Only 10 percent of the United States Postal Service’s new fleet of mail trucks will be battery-powered despite President Biden’s desire to convert the entire government fleet, USPS head Louis DeJoy revealed in Congressional testimony on Wednesday. The other 90 percent will be gas-powered, though the trucks — which are being built by defense contractor Oshkosh — are supposedly designed to be converted into electric vehicles down the road.
When DeJoy was asked why it wasn’t the other way around, he said he was willing to talk to the Biden administration but that the USPS doesn’t “have the 3 or 4 extra billion [dollars] in our plan right now that it would take to do it.” The USPS mail vehicles make up about a third of the entire government fleet. The White House did not immediately respond to a request for comment.
The USPS announced the new-generation mail truck on Tuesday following a yearslong bidding process. It’s paying Oshkosh nearly $500 million to get the vehicles into production by 2023, and the defense contractor is promising to build anywhere between 50,000 and 165,000 of them over the next ten years. They will replace the current mail trucks that have been in service for more than two decades, which were built by defense contractor Grumman.
Many of those mail trucks — known as “long life vehicles” or LLVs — are well past their expiration dates and some have even caught fire, which is not only dangerous but has also cost the USPS a lot in repairs and upkeep. Additionally, they’re not equipped with modern amenities like airbags or air conditioning. The new trucks offer those, plus better ergonomics and new safety features.
Both the USPS and Oshkosh said the deal was for a mix of gas and electric versions of the new vehicle, and that they would be “fuel-efficient” and “low-emission.” But they initially declined to specify what that mix would be or how they defined those terms.
“The [new vehicles] are expected to be more environmentally friendly than the current LLVs due to fewer trips required and better emission controls. These controls will decrease emissions and help improve air quality when compared to the vehicles they are intended to replace,” the USPS told The Verge. “The flexible platform will allow the Postal Service to purchase the [new vehicles] with powertrains that maximize fuel efficiency, reduce operational costs and allow the incorporation of emerging technologies in the future when they become mature and offer operational savings.”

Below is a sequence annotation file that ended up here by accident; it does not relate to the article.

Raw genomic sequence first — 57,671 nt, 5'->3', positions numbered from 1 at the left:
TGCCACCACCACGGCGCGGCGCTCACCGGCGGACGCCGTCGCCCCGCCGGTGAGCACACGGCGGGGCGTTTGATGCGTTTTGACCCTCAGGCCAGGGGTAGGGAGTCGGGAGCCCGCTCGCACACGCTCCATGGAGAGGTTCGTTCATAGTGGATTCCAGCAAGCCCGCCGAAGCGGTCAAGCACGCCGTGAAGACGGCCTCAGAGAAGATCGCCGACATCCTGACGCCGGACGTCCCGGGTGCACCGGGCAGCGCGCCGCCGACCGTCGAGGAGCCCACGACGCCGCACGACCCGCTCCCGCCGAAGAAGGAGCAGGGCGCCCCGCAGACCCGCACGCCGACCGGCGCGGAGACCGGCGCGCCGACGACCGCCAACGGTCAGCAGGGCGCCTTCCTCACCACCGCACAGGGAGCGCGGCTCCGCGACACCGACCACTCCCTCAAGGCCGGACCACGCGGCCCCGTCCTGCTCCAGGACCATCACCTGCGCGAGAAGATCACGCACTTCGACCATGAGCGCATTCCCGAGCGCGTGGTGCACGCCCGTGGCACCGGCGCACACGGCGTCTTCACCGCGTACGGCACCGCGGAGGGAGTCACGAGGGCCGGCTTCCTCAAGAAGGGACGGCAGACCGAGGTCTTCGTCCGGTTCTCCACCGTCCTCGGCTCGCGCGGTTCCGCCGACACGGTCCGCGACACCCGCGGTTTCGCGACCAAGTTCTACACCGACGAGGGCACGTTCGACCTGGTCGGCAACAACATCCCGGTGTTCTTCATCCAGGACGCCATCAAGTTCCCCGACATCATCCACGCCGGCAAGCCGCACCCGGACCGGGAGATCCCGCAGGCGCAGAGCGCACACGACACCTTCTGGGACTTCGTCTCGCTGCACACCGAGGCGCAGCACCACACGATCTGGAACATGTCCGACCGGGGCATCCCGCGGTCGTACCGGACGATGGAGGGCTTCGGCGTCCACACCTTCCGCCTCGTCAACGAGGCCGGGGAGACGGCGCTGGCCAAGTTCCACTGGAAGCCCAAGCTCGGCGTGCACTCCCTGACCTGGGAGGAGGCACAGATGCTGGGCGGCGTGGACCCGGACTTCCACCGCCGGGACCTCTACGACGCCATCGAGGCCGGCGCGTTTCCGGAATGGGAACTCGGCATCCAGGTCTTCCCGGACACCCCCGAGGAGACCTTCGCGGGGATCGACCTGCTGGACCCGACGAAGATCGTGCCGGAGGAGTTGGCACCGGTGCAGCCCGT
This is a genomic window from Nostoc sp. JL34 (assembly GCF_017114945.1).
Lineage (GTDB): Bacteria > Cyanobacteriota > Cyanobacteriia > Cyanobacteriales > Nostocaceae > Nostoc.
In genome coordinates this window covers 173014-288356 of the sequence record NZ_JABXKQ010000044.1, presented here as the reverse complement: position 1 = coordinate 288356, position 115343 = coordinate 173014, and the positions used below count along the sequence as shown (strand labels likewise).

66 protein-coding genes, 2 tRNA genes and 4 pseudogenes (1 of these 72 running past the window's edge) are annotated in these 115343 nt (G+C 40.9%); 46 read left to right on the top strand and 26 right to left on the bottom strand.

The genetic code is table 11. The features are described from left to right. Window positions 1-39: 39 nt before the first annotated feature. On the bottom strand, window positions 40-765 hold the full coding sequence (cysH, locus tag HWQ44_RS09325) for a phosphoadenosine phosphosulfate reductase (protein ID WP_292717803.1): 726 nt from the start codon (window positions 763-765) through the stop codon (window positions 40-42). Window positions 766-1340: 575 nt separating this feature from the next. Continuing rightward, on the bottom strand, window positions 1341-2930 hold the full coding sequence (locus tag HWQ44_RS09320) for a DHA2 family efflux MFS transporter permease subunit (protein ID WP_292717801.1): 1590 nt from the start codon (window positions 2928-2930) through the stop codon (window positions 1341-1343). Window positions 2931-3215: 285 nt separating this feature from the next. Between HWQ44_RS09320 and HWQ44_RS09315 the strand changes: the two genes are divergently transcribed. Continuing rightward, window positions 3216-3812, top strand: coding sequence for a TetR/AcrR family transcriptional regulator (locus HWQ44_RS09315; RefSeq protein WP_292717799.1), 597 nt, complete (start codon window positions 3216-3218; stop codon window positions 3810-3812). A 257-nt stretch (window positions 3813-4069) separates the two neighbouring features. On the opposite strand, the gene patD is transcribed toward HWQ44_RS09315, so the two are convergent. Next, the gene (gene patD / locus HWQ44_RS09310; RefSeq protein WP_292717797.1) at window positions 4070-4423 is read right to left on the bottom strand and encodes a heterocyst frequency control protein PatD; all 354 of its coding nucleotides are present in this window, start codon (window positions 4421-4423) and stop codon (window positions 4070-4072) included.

Multiple bidding companies proposed all-electric or hybrid options during the six-year search for a new truck, which was fraught with problems and delays. Only one of those companies was still in the running during the final phase, though: commercial EV startup Workhorse. After years of struggling to generate revenue, many industry analysts and experts thought the USPS contract was Workhorse’s best shot at survival. But some thought Workhorse had a decent chance considering it was the only one pitching an EV in the final stage and because electric vehicles make a lot of sense in short-range delivery settings.
Workhorse said Wednesday that it has requested “additional information from the USPS” about the decision and that it “intends to explore all avenues that are available to non-awarded finalists in a government bidding process.”
Some environmental groups took aim at DeJoy after the announcement of the new truck. The USPS chief has been under pressure to resign for months following accusations that he was deliberately hampering the Postal Service’s ability to properly function during last year’s election, which saw a record number of people vote by mail.
“From undermining our democracy to delaying climate action, Postmaster General Louis DeJoy continues to fail the United States Postal Service and the American public,” Gina Coplon-Newfield, the director of the Sierra Club’s Clean Transportation for All campaign, said in a statement. “The lack of commitment from the USPS to electrify its fleet directly contradicts the Biden administration’s goals and executive order to clean up pollution from the US government’s vehicles.”
But while DeJoy may make a good scapegoat, it’s not clear that politics were at the heart of the decision to go with Oshkosh. The Trump administration certainly spent four years exhibiting a disdain for clean air policies. But it was also quite chummy with the people behind Workhorse. Trump himself cheered on the sale of the former General Motors factory in Lordstown, Ohio to Lordstown Motors, which is essentially a spinoff of Workhorse. Former Vice President Pence attended the unveiling of Lordstown Motors’ electric pickup truck (which is based on an original Workhorse design). And the Department of Energy started doing due diligence on Lordstown Motors for a possible Advanced Technology Vehicles Manufacturing loan while Trump was still in office, despite the fact that the ATVM program has been otherwise dormant for nearly a decade.